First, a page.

KABUL, Afghanistan (AP) — The top U.S. commander in Afghanistan called on his troops to resist any urge to avenge the death of two American soldiers killed in riots over the burning of Qurans at a U.S. base, even as renewed protests Friday claimed at least seven lives.
The anti-American demonstrations by thousands of Afghans who took to the streets after midday prayers were further evidence that President Barack Obama's apology has failed to quiet the outrage over what the U.S. says was the inadvertent destruction of the holy books.
The killing of the two U.S. soldiers and the civil unrest have further strained Afghanistan's relations with the United States. Afghan President Hamid Karzai is trying to negotiate a long-term partnership agreement with the United States to govern the activities of U.S. forces in his country after 2014, when most foreign combat troops will have left or taken on support roles.
The violence against coalition troops also comes at a time when many countries contributing to the force are seeking to accelerate their withdrawal from what has become an unpopular and costly war that has dragged on for more than 10 years.
At least 20 people, including the two U.S. soldiers, have been killed in four days of violence.
Protesters have ignored appeals by Karzai, parliamentarians and some clerics for an end to the violence until an investigation into the incident at Bagram Air Field is concluded in coming days.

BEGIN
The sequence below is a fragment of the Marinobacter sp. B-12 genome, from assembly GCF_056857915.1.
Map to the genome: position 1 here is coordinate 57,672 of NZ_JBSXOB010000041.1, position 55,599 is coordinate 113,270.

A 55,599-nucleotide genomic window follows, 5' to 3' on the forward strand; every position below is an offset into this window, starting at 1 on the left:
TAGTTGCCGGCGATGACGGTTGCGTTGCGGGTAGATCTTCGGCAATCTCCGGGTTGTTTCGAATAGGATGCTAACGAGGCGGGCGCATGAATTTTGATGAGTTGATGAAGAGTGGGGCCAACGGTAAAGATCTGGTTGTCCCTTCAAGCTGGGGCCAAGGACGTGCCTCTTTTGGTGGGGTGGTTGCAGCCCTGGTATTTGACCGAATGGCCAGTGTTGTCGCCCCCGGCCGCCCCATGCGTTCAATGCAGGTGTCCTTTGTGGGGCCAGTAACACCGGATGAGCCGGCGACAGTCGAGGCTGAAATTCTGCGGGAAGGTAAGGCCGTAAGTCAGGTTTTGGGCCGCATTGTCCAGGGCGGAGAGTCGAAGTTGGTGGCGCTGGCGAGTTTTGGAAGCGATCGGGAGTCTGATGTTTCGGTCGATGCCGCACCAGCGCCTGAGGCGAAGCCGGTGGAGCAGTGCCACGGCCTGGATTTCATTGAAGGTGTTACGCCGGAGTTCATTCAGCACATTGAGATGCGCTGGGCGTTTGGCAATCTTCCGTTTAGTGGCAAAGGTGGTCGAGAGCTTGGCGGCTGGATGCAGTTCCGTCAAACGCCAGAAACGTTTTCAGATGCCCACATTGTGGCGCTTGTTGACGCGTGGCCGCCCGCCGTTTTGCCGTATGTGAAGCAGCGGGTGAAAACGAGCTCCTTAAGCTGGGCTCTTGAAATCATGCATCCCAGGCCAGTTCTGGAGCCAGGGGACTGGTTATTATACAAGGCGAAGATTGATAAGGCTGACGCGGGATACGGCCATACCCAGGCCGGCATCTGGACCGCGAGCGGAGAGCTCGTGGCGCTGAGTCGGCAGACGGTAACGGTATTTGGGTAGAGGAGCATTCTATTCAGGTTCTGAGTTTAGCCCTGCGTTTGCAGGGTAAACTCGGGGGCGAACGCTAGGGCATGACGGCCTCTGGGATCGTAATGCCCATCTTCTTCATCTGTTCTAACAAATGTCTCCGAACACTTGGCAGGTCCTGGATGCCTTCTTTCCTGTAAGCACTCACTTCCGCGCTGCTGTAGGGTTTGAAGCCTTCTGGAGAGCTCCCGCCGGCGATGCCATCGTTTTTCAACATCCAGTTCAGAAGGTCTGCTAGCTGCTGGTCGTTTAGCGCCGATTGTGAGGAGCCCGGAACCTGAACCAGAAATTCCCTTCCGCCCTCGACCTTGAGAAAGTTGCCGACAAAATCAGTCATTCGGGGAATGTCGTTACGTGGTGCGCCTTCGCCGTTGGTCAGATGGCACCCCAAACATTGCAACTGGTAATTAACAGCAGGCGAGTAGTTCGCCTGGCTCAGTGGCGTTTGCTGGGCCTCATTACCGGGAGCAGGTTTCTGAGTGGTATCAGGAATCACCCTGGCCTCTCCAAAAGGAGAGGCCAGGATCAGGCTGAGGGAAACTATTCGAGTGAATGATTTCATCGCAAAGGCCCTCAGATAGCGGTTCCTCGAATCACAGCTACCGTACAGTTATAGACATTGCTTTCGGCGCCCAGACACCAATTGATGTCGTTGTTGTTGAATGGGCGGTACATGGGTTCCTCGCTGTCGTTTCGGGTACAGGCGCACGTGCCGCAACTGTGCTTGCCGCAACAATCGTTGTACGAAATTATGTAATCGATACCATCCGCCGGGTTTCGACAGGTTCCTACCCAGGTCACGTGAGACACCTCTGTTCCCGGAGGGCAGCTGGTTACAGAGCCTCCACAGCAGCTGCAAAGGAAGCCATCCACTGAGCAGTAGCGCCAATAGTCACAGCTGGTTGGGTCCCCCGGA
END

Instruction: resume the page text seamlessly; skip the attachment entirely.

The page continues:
Afghan officials said seven people were killed around the country Friday by Afghan security forces trying to disperse crowds or responding to gunfire from protesters.
One of the dead was part of a crowd trying to storm a Hungarian military base in northern Baghlan province. Six others were killed in western Herat province, including three people who died when a truck full of ammunition exploded after protesters set it ablaze, the governor's office said.
Anti-American protesters also gathered in several locations around Kabul, including in the city's east, where a demonstrator, his clothes covered in blood, was carried from the scene as about 200 police tried to push the crowd back.
Police sprayed volleys of automatic rifle fire over the heads of protesters chanting "Death to America!" in an effort to prevent them from reaching the defense ministry, located close to the American Embassy.
U.S. Gen. John Allen, who commands all U.S. and coalition troops, traveled late Thursday to the American base in the east where an Afghan soldier opened fire on U.S. troops, killing two Americans.
"There will be moments like this when you're searching for the meaning of this loss. There will be moments like this when your emotions are governed by anger and a desire to strike back," Allen said in comments NATO released Friday.
"Now is not the time for revenge. Now is not the time for vengeance. Now is the time to look deep inside your souls, remember your mission, remember your discipline, remember who you are."
Allen, who was accompanied by Afghan National Army Gen. Sher Mohammed Karimi, told soldiers that "now is how we show the Afghan people that as bad as that act was in Bagram, it was unintentional and American and ISAF soldiers do not stand for this." ISAF is the acronym for the International Security Assistance Force, the formal name of the U.S.-led international military coalition fighting in Afghanistan.